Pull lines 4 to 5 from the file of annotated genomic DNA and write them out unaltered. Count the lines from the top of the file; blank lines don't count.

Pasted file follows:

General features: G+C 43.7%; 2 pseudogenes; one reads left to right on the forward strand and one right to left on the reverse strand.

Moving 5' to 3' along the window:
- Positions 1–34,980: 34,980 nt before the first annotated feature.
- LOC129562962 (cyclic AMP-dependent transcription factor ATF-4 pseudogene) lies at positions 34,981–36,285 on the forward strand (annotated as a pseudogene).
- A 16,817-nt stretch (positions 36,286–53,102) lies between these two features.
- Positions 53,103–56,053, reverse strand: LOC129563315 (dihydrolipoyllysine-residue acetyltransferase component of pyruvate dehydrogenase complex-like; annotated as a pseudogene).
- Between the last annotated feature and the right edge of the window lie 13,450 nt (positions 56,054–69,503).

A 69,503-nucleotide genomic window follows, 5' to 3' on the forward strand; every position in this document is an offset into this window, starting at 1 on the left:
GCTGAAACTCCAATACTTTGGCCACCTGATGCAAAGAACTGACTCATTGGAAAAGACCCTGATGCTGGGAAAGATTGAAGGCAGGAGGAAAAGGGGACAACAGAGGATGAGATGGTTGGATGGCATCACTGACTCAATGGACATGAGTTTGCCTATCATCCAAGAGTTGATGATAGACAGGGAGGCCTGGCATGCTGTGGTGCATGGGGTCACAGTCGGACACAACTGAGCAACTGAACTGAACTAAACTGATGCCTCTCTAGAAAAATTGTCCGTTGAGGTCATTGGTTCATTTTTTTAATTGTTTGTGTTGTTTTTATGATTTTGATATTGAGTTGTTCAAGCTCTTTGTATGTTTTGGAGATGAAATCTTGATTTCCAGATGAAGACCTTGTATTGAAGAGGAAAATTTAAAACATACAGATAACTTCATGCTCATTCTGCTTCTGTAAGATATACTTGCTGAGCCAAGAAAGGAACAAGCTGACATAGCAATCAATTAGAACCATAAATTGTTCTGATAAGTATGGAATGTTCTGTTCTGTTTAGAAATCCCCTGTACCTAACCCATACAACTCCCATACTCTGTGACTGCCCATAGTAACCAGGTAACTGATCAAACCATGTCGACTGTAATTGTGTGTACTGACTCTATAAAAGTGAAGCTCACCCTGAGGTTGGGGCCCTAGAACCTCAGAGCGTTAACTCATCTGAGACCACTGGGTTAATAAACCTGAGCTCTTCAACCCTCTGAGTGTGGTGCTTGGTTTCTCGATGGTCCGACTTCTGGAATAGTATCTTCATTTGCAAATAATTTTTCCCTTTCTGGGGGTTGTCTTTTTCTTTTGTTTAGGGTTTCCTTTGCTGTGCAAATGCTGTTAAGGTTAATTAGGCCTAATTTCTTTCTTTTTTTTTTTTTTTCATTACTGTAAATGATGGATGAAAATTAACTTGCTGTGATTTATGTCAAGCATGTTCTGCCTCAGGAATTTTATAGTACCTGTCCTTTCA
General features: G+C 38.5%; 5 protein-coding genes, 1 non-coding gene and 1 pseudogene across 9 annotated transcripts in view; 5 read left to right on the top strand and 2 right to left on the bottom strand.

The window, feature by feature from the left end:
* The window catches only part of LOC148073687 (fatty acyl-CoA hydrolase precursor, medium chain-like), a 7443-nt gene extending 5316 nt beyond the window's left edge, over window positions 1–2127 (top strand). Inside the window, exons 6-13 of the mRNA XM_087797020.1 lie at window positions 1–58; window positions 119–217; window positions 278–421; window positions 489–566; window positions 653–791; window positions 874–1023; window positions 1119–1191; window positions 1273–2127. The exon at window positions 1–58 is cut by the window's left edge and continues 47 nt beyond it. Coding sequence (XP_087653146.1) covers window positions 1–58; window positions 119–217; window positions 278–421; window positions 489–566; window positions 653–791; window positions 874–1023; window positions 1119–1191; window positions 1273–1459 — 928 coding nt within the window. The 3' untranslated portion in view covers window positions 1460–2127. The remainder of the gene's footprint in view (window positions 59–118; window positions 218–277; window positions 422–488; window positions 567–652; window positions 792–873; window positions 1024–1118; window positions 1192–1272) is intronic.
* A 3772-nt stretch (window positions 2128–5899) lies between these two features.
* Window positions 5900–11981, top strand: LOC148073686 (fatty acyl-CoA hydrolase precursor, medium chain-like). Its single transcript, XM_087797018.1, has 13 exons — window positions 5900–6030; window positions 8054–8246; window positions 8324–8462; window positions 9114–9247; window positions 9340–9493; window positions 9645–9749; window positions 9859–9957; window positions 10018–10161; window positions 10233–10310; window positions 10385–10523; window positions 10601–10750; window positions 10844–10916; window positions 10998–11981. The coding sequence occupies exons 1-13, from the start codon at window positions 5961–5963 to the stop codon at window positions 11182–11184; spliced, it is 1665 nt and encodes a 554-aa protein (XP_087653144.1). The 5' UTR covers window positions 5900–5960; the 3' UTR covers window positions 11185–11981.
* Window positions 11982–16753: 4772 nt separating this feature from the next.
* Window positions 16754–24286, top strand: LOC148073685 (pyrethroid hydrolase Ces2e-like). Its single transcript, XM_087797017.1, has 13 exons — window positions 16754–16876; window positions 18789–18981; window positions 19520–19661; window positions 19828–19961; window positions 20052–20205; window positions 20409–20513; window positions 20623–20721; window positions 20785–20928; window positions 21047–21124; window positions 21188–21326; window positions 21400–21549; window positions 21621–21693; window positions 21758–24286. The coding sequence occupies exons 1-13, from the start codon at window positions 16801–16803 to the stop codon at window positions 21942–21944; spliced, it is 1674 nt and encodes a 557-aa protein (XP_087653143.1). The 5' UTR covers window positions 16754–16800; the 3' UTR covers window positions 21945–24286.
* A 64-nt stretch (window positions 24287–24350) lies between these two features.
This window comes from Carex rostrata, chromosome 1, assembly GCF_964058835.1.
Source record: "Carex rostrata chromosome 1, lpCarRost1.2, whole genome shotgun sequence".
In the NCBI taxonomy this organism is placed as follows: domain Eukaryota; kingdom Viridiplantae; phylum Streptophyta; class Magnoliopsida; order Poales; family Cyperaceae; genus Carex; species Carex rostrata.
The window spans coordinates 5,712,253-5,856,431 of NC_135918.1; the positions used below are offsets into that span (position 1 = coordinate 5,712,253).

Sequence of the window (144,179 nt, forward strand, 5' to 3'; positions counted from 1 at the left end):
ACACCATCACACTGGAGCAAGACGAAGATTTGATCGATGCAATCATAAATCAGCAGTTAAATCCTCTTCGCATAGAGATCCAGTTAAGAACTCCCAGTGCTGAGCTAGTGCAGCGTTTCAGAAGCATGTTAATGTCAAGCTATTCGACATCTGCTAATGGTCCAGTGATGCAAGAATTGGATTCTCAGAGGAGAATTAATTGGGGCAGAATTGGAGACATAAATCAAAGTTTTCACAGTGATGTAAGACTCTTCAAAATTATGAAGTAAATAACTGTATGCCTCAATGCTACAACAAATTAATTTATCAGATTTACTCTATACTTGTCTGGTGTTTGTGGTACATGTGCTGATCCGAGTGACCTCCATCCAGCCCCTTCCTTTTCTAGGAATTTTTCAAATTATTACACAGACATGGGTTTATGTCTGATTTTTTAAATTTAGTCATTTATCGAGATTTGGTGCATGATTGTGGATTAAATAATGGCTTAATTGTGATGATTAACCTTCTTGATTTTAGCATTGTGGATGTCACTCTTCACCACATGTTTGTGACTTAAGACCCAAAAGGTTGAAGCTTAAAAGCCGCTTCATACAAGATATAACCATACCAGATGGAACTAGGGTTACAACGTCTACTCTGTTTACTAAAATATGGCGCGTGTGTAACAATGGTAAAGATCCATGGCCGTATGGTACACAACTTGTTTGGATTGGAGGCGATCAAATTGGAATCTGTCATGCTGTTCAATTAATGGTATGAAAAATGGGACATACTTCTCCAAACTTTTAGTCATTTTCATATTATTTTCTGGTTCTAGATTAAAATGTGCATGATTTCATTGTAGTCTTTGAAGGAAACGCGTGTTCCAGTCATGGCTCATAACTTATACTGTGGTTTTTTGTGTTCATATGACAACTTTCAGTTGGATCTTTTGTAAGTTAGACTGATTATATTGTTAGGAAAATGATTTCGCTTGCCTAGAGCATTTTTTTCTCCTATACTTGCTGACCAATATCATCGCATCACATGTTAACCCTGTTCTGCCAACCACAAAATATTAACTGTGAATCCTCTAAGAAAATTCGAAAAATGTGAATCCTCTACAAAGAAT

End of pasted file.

- LOC129562962 (cyclic AMP-dependent transcription factor ATF-4 pseudogene) lies at positions 34,981–36,285 on the forward strand (annotated as a pseudogene).
- A 16,817-nt stretch (positions 36,286–53,102) lies between these two features.